5 Tips for Healthy Hearts through Healthy Eating

February is Heart Month, and one of the best ways to take care of your heart is to eat a healthy, well-balanced diet. Use the following five tips to make sure you’re eating for heart health: Eat a wide variety of fruits and vegetables: At least five servings of fruits and vegetables per day are recommended for most people. Fruits and vegetables are generally high in vitamins, minerals, and fiber and low in fat and calories. Try adding fresh fruit and vegetables as snacks. Keep washed and cut vegetables easily accessible in your refrigerator. Baby carrots, mandarin oranges, apples, and cut up bell peppers make easy and healthy snacks on the go. Incorporate chopped vegetables into store-bought pasta sauce or in meatloaf.

1. Include healthy fats from fish and vegetable sources: Monounsaturated and polyunsaturated fats are less damaging to your heart and blood vessels, and may actually have some heart protecting effects.

Vegetable and fish oils are good sources of these “essential” fatty acids. These are fats that our bodies require and we must get from food sources. Research indicates that consumption of Omega-3 fatty acids may decrease the risk of arrhythmias (irregular heartbeat) and may help slow the progression of atherosclerosis, or the hardening plaque in arteries that increases risk for heart attack and stroke.
The American Heart Association recommends that individuals get at least two (3.5 ounce) servings of fish, such as salmon, mackerel, and sardines, per week.
Vegetable sources of Omega-3’s include walnuts, flaxseed, vegetable oils such as canola and olive, and soy products such as tofu.

2. Make at least half of your grains whole (and more if you can). Whole grains naturally contain B vitamins, minerals and are a great source of fiber. Fiber is important for heart health in several ways.

Soluble fiber (found in oat bran, oatmeal, whole grain rice, and the pulp of fruits and vegetables) can reduce LDL cholesterol more than a low fat and low saturated fat diet alone. Insoluble fiber (found in whole wheat cereals and breads, whole grain rice, most other whole grains and vegetables) is associated with decreased cardiovascular disease risk and slowed progression of heart disease in those at high risk.

Consumption of whole grains rather than refined grains is also associated with more successful weight loss in those individuals who are trying to achieve a healthy body weight. Refined grains and products high in added sugar are not as satiating and don’t provide the same nutrients as whole grain products.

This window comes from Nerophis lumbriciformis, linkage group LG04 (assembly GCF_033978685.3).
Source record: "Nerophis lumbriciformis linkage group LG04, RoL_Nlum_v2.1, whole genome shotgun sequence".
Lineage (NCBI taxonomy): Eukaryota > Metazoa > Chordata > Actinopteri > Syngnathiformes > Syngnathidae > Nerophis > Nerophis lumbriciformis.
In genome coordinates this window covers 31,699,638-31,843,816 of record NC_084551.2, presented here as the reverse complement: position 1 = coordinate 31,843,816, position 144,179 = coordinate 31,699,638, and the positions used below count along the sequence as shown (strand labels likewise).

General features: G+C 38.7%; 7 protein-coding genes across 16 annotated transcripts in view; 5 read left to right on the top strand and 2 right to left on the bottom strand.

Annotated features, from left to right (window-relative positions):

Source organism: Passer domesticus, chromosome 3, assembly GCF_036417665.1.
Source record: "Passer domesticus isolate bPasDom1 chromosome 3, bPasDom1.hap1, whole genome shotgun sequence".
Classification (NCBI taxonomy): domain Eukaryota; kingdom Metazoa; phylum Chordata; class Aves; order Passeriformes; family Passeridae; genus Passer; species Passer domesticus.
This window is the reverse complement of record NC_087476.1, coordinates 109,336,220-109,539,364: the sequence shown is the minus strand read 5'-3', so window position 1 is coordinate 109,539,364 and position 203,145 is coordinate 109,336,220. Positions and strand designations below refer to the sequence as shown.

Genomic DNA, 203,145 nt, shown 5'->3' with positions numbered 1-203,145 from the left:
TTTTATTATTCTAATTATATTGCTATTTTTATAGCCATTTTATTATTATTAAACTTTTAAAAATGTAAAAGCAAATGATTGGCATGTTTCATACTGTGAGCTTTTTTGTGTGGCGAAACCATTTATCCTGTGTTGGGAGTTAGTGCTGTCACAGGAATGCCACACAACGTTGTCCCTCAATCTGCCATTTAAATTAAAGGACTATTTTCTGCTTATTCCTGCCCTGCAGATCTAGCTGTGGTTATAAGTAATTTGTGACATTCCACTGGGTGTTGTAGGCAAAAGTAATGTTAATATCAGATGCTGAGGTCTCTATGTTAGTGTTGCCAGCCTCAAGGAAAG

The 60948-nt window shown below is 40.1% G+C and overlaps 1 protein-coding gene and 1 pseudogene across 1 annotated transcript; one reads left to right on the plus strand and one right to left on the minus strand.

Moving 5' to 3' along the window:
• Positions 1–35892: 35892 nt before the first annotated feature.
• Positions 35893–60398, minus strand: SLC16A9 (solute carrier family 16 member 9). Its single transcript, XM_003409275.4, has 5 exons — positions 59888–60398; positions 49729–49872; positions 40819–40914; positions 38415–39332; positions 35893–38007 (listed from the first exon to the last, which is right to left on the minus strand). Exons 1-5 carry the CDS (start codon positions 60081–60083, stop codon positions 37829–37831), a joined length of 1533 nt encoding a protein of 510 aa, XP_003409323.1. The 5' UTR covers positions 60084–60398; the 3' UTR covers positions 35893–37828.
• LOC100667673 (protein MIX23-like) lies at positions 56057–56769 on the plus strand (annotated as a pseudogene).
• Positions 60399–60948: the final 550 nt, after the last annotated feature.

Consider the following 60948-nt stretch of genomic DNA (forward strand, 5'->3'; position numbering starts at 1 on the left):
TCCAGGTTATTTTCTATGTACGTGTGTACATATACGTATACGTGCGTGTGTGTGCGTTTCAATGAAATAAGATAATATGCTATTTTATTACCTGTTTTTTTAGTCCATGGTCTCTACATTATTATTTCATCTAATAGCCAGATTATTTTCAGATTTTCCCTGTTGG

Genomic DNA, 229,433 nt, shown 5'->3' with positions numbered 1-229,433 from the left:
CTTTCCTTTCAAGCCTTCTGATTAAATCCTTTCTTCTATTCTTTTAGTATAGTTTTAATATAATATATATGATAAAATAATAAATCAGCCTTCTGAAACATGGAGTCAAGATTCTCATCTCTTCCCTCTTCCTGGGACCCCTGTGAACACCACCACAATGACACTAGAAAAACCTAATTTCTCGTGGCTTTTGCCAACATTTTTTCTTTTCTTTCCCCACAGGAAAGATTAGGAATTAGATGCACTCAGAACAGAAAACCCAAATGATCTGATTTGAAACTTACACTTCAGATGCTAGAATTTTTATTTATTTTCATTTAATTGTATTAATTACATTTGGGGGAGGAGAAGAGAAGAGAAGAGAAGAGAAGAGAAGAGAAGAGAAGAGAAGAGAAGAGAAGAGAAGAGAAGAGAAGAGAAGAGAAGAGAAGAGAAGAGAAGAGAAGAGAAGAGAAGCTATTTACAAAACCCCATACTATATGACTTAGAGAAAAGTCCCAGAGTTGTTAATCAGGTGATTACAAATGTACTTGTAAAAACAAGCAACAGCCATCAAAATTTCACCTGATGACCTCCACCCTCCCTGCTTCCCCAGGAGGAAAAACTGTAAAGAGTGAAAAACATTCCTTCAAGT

3. Monitor sodium, fat and added sugar intake. Individuals with high blood pressure (hypertension) may be sensitive to sodium. Fat consumption, in particular saturated and “trans fat” consumption, are associated with increased LDL cholesterol and increased risk for heart attack and stroke.

Saturated fat is found in high fat animal products such as full fat dairy, chicken with the skin, and the marbling in steaks. “Trans” fat is generally found in fast foods and shelf-stable baked products like cookies and muffins.

Look for items that are trans fat free and do not have “hydrogenate or partially hydrogenated oil” in the ingredients. Limit the amounts of saturated fat in your diet to less than 15 grams per day.

4. It is also important to limit the amounts of added sugar and refined carbohydrates in your diet. If you routinely consume sugar-sweetened beverages such as soda, sweetened tea, juice or sweetened coffee beverages, this is a good place to start.

If you cut just one 12 ounce can of soda from your diet, this can result in a weight loss of over 15 pounds in one year. What a relief for your heart. Refined carbohydrate consumption can also increase the triglycerides, or fat, in your blood, which is associated with increased risk for heart disease.

5. Maintain a healthy body weight: Being overweight or obese is associated with a significant increase in heart disease risk. Talk with your doctor about your BMI (Body Mass Index) and whether it puts you at increased risk for heart disease.

Even more important than your BMI is your body composition which is the amount of fat and muscle in your body. Extra weight carried as fat in your body is harmful for your health, whereas muscle is not. Exercise is one of the best ways to manage your weight and improve your body composition.

Make sure that you get at least 30 minutes of physical activity per day. Try to include both aerobic (such as walking, running and swimming) and strength training (such as weight lifting or pushups and squats) for the most benefit.

If you would like more information about how to eat for heart health, please visit the American Heart Association at heart.org or learn about healthful eating at choosemyplate.gov.

If you have high blood pressure or high cholesterol and would like more information on nutrition, ask your doctor for a referral to Nutrition Care or call 486-7144 or 06371-86-7144 to enroll in our Heart Health Nutrition Class.